We've been already Howard Rheingold's guests in this weblog. (Check "Howard Rheingold: Learning from the 'Thumb Tribes'" for details.)
Today, he's looking at how "wearable computers create ad-hoc wireless communities."
Here is the main idea, introduced by Gerd Kortuem, a 38-year-old assistant professor, who recently moved to Lancaster University in England from the University of Oregon's Wearable Computing Lab.
As he sees it, the crowds who surround us every day constitute a huge waste of social capital. If you live in a city for instance, there are many who pass within a few yards of you each day who could give you a ride home, buy an item you're trying to sell, or consider you as dating material. Dynamic networking makes it possible to tap those resources through a momentary alliance among transient interest groups, "like people working in a given neighborhood, staying overnight in a certain district, or taking the 10:15 flight to Chicago," Kortuem explains.
Here are Howard Rheingold's conclusions -- but be sure to read the full article before arguing with him.
For the time being, small colonies of radio-linked cyborgs will be confined to campuses and commercial laboratories. Within the next decade, though, networked social encounters may well escape the desktop, perhaps riding on clothing -- our most mobile and intimate technology. What then? Could a Napster-like contagion break out among riders on a subway car? Could an ad hoc recommendation system connect you to strangers who share your commercial, intellectual, or sexual predilections?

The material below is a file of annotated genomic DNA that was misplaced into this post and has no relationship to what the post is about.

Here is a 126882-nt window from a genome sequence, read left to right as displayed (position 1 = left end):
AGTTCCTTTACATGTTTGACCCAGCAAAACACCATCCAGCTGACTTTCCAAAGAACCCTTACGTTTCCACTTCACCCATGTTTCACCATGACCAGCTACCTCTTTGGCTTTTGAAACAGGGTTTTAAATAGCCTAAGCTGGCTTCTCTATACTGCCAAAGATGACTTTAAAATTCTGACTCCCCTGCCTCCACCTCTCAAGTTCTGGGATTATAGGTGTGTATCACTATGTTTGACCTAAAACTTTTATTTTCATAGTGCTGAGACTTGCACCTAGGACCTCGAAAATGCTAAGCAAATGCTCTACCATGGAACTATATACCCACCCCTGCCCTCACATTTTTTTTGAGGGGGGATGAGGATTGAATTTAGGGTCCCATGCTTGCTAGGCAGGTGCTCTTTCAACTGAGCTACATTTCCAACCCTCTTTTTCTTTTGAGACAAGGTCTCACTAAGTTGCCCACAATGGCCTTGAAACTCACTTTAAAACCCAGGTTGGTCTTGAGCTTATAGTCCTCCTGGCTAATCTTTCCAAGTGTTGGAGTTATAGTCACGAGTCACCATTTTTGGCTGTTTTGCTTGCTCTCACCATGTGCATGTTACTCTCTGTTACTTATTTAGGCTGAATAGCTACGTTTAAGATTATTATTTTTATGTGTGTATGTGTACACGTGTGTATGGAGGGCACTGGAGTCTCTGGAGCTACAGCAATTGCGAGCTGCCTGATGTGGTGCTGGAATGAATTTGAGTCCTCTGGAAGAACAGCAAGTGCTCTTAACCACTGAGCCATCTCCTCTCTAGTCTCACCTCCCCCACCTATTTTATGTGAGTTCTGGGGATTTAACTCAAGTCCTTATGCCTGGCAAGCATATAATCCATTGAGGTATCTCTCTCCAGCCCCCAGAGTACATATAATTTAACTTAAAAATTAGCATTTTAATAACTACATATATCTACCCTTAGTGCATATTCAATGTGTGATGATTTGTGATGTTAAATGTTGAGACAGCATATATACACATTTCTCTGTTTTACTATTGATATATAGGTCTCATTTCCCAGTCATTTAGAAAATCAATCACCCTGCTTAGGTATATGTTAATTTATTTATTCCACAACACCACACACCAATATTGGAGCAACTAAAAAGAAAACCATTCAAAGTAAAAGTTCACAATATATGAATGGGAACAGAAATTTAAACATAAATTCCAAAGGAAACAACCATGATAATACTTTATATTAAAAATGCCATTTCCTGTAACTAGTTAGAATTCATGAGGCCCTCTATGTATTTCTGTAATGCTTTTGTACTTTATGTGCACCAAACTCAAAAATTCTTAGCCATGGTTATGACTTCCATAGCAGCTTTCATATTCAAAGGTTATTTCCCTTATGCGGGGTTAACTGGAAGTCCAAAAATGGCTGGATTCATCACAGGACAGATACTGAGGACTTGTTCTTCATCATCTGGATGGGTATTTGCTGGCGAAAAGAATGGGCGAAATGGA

Before the Net, community was mediated by physical proximity. Online communication reinvented the concept as a social sphere you could log into from your desktop computer. If Kortuem is right, one day the most important factor in social success won't be who you know, but who your wearable knows.
Source: Howard Rheingold, Technology Review, December 4, 2002
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